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Grafana Mimir ingester
The ingester is a stateful component that writes incoming series to long-term storage on the write path and returns series samples for queries on the read path.
Incoming series from distributors are not immediately written to the long-term storage but are either kept in ingesters memory or offloaded to ingesters disk. Eventually, all series are written to disk and periodically uploaded (by default every two hours) to the long-term storage. For this reason, the queriers might need to fetch samples from both ingesters and long-term storage while executing a query on the read path.
Any Grafana Mimir component that calls the ingesters starts by first looking up ingesters registered in the hash ring to determine which ingesters are available. Each ingester could be in one of the following states:
The ingester has just started. While in this state, the ingester does not receive write or read requests.
The ingester starts up and joins the ring. While in this state, the ingester does not receive write or read requests. The ingester loads tokens from disk (if
-ingester.ring.tokens-file-pathis configured) or generates a set of new random tokens. Finally, the ingester optionally observes the ring for token conflicts, and once resolved, moves to the
The ingester is up and running. While in this state, the ingester can receive both write and read requests.
The ingester is shutting down and leaving the ring. While in this state, the ingester doesn’t receive write requests, but can still receive read requests.
The ingester has failed to heartbeat to the hash ring. While in this state, distributors bypass the ingester, which means that the ingester does not receive write or read requests.
To configure the ingesters' hash ring, refer to configuring hash rings.
Ingesters write de-amplification
Ingesters store recently received samples in-memory in order to perform write de-amplification. If the ingesters immediately write received samples to the long-term storage, the system would have difficulty scaling due to the high pressure on the long-term storage. For this reason, the ingesters batch and compress samples in-memory and periodically upload them to the long-term storage.
Write de-amplification is the main source of Mimir’s low total cost of ownership (TCO).
Ingesters failure and data loss
If an ingester process crashes or exits abruptly, all the in-memory series that have not yet been uploaded to the long-term storage could be lost. There are two primary ways to mitigate this failure mode:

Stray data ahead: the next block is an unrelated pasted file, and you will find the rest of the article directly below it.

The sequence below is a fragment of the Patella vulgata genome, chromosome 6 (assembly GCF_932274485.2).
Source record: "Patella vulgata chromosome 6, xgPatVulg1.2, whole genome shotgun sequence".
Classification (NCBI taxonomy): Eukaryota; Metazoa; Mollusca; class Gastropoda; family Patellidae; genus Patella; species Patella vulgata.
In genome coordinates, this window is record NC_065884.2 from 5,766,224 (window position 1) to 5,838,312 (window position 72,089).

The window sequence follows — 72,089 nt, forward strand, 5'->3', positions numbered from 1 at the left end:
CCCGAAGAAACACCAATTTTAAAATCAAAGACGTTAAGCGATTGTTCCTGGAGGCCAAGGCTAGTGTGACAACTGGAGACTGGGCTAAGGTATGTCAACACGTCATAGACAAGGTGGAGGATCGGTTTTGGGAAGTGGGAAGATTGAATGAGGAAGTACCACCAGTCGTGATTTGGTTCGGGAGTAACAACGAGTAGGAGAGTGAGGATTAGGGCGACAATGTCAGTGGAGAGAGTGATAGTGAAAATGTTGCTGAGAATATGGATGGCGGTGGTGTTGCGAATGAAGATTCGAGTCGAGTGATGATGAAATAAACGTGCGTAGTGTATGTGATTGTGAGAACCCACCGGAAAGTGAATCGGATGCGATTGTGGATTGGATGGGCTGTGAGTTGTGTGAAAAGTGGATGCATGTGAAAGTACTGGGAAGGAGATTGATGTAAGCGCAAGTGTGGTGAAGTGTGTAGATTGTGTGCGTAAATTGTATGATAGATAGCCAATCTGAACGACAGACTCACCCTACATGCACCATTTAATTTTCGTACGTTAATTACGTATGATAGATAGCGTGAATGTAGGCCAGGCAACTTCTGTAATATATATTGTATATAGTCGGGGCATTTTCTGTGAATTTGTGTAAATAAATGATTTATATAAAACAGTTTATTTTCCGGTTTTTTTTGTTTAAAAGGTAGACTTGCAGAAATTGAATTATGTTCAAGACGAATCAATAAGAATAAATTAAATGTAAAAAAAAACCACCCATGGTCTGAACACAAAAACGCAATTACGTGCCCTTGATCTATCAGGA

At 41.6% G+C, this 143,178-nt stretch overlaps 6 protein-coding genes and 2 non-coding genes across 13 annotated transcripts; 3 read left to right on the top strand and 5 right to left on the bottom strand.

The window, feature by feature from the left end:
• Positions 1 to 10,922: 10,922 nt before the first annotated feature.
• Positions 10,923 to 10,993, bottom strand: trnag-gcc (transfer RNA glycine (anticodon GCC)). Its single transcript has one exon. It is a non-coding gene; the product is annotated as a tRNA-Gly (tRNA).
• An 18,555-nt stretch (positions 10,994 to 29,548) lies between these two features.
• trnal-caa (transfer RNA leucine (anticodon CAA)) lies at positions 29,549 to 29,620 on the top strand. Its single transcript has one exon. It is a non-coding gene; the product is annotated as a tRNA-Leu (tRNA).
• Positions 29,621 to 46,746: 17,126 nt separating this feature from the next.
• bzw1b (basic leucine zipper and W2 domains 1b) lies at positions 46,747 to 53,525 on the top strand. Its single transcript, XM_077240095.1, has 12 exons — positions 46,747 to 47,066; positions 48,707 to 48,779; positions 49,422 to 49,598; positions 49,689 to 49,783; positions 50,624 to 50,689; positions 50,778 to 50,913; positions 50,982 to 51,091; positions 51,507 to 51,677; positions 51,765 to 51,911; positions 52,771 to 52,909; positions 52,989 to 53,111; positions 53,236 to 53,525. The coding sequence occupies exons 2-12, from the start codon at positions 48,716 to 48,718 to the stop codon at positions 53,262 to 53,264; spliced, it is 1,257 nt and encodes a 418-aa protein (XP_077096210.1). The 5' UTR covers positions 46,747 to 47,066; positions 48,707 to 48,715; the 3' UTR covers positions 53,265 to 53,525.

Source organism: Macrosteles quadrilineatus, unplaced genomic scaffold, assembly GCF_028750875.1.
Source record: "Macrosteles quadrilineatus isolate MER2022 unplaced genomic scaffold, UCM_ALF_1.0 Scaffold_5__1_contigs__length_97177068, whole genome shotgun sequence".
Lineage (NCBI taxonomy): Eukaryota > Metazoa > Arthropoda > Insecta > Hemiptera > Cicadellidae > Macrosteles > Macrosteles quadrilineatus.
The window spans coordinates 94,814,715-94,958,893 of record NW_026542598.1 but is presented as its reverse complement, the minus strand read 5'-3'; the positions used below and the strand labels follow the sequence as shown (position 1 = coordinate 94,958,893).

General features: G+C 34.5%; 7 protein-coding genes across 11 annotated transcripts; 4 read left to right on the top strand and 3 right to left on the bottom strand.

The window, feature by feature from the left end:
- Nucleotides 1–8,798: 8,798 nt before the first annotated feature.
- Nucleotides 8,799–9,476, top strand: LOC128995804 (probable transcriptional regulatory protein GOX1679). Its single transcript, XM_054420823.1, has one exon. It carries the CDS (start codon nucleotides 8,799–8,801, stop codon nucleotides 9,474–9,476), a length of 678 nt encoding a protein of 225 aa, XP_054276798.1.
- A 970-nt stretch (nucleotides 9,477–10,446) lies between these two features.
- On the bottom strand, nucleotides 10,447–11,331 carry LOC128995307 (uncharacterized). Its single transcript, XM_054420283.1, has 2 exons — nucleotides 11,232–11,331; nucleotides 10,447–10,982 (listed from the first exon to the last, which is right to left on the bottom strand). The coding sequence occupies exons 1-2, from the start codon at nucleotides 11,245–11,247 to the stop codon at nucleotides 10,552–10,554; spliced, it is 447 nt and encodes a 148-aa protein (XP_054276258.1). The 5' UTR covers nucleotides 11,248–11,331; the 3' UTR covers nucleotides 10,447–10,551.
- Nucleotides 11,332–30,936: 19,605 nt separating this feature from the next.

- Write-ahead log (WAL)
By default, each series is replicated to three ingesters. Writes to the Mimir cluster are successful if a quorum of ingesters received the data, which is a minimum of 2 with a replication factor of 3. If the Mimir cluster loses an ingester, the in-memory series samples held by the lost ingester are available at least in one other ingester. In the event of a single ingester failure, no time series samples are lost. If multiple ingesters fail, time series might be lost if the failure affects all the ingesters holding the replicas of a specific time series.
The write-ahead log (WAL) writes all incoming series to a persistent disk until the series are uploaded to the long-term storage. If an ingester fails, a subsequent process restart replays the WAL and recovers the in-memory series samples.
Contrary to the sole replication, and given that the persistent disk data is not lost, in the event of the failure of multiple ingesters, each ingester recovers the in-memory series samples from WAL after a subsequent restart. Replication is still recommended in order to gracefully handle a single ingester failure.
Zone aware replication
Zone aware replication ensures that the ingester replicas for a given time series are divided across different zones. Zones can represent logical or physical failure domains, for example, different data centers. Dividing replicas across multiple zones prevents data loss and service interruptions when there is a zone-wide outage.
To set up multi-zone replication, refer to Configuring zone-aware replication.
Shuffle sharding can be used to reduce the effect that multiple tenants can have on each other.
For more information on shuffle sharding, refer to Configuring shuffle sharding.